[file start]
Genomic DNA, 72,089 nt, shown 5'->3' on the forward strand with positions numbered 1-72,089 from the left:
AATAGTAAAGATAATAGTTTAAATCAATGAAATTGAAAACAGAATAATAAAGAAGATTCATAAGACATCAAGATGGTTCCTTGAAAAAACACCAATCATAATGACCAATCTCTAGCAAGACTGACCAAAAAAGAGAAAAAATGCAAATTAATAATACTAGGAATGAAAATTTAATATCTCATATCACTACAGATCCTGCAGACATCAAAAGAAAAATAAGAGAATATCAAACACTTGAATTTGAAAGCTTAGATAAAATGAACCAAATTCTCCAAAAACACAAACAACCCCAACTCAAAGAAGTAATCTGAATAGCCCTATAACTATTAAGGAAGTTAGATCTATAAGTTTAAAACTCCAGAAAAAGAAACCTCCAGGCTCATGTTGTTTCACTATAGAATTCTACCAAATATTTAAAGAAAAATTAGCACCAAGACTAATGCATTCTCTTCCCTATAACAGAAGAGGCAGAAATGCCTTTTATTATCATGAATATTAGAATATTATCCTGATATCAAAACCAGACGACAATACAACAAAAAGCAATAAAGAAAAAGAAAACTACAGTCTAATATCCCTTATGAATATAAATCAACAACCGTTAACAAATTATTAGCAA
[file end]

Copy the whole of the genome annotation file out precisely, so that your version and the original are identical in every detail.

Genomic DNA, 72,089 nt, shown 5'->3' on the forward strand with positions numbered 1-72,089 from the left:
AATAGTAAAGATAATAGTTTAAATCAATGAAATTGAAAACAGAATAATAAAGAAGATTCATAAGACATCAAGATGGTTCCTTGAAAAAACACCAATCATAATGACCAATCTCTAGCAAGACTGACCAAAAAAGAGAAAAAATGCAAATTAATAATACTAGGAATGAAAATTTAATATCTCATATCACTACAGATCCTGCAGACATCAAAAGAAAAATAAGAGAATATCAAACACTTGAATTTGAAAGCTTAGATAAAATGAACCAAATTCTCCAAAAACACAAACAACCCCAACTCAAAGAAGTAATCTGAATAGCCCTATAACTATTAAGGAAGTTAGATCTATAAGTTTAAAACTCCAGAAAAAGAAACCTCCAGGCTCATGTTGTTTCACTATAGAATTCTACCAAATATTTAAAGAAAAATTAGCACCAAGACTAATGCATTCTCTTCCCTATAACAGAAGAGGCAGAAATGCCTTTTATTATCATGAATATTAGAATATTATCCTGATATCAAAACCAGACGACAATACAACAAAAAGCAATAAAGAAAAAGAAAACTACAGTCTAATATCCCTTATGAATATAAATCAACAACCGTTAACAAATTATTAGCAA